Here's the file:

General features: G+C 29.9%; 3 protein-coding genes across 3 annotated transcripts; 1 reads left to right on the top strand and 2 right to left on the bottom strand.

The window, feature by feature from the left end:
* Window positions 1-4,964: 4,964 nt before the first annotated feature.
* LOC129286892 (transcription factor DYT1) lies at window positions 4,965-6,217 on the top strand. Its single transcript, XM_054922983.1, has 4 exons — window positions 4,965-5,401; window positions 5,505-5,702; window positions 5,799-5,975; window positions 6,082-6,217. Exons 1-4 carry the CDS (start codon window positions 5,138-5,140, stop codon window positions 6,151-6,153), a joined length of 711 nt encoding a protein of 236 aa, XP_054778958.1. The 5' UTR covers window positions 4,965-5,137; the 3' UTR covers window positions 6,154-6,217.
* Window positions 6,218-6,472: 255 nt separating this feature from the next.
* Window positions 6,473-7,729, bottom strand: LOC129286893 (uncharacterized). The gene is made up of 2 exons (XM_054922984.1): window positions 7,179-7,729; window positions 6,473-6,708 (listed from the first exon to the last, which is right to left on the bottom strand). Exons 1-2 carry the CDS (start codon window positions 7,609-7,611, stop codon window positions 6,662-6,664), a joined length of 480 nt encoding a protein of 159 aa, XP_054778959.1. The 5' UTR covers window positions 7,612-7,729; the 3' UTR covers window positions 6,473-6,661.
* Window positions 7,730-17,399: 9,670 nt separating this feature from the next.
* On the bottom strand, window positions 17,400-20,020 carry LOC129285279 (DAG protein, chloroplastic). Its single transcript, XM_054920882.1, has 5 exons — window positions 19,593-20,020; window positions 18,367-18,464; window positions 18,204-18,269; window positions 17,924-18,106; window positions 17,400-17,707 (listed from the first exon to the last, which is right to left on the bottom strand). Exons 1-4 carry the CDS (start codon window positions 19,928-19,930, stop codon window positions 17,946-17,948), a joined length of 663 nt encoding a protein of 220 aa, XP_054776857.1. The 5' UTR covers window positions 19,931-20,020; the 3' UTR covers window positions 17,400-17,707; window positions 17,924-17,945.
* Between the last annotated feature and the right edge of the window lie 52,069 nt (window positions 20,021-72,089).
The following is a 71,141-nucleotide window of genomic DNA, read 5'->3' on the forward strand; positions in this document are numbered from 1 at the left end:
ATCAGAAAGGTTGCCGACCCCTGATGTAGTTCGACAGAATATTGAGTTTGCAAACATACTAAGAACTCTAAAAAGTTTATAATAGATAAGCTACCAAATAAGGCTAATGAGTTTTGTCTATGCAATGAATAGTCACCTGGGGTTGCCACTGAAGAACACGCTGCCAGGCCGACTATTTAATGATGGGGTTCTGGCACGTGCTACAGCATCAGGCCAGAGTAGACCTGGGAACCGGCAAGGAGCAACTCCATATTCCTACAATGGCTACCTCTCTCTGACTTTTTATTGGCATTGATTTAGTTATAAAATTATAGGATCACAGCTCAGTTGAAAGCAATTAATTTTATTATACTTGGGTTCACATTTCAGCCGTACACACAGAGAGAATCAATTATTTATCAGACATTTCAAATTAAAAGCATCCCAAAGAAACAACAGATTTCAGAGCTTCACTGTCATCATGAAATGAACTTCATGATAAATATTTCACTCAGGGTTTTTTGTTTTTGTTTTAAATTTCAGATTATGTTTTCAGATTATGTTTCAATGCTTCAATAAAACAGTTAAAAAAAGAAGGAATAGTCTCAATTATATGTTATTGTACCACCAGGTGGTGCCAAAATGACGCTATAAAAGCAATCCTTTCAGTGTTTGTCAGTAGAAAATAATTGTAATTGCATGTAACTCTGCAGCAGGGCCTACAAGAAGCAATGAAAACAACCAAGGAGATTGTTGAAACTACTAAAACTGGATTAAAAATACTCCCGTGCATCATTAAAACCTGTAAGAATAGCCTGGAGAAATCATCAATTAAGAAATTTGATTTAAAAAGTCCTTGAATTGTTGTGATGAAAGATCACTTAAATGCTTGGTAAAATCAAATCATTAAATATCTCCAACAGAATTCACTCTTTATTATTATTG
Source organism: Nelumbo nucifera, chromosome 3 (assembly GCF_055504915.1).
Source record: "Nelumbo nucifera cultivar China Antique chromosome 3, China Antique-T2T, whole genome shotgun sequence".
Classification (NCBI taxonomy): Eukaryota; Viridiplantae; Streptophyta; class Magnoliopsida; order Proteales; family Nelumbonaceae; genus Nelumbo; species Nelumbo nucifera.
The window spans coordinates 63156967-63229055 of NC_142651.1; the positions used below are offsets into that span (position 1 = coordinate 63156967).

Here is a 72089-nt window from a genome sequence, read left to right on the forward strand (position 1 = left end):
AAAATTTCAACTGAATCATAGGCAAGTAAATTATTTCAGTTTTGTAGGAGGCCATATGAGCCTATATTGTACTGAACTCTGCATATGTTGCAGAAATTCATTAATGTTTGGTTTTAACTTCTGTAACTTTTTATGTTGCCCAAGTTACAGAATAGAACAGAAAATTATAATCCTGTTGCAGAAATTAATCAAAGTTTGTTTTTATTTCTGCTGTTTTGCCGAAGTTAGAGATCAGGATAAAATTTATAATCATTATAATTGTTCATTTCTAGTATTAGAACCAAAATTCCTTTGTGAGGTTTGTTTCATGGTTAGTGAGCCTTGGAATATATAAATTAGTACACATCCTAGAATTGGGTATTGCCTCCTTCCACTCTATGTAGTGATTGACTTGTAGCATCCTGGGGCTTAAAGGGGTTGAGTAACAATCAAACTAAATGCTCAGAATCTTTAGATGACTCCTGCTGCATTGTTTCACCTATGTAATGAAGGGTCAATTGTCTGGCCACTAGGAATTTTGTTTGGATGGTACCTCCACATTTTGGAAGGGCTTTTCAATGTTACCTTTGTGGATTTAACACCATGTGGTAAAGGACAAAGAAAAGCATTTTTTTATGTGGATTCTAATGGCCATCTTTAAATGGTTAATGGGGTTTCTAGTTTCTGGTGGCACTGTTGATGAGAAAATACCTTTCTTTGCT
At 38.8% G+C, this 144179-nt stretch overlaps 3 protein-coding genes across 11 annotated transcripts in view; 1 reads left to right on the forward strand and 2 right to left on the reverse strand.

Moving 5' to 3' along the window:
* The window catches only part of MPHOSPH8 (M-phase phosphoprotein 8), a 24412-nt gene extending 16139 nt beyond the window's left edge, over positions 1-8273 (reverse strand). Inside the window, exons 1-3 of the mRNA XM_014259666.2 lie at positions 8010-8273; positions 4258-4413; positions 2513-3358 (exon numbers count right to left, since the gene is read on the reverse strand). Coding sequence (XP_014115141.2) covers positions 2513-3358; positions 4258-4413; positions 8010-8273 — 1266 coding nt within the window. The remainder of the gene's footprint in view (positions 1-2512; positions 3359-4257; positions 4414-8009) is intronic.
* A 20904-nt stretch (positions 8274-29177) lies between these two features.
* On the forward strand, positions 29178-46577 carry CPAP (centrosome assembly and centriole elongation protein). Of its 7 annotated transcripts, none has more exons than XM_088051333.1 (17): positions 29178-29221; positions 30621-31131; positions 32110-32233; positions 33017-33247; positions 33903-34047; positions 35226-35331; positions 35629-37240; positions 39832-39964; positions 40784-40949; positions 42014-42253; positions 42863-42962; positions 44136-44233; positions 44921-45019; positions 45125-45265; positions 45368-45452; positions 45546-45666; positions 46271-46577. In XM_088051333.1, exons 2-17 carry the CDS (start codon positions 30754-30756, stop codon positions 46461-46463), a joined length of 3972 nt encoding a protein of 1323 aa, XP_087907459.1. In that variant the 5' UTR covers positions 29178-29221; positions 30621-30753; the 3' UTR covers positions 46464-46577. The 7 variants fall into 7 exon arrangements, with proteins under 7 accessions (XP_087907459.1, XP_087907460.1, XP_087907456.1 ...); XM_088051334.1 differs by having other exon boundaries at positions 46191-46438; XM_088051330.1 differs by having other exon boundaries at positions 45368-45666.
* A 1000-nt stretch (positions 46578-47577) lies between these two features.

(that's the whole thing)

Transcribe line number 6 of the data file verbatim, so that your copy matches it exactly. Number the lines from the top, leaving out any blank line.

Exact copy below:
* Window positions 6,473-7,729, bottom strand: LOC129286893 (uncharacterized). The gene is made up of 2 exons (XM_054922984.1): window positions 7,179-7,729; window positions 6,473-6,708 (listed from the first exon to the last, which is right to left on the bottom strand). Exons 1-2 carry the CDS (start codon window positions 7,609-7,611, stop codon window positions 6,662-6,664), a joined length of 480 nt encoding a protein of 159 aa, XP_054778959.1. The 5' UTR covers window positions 7,612-7,729; the 3' UTR covers window positions 6,473-6,661.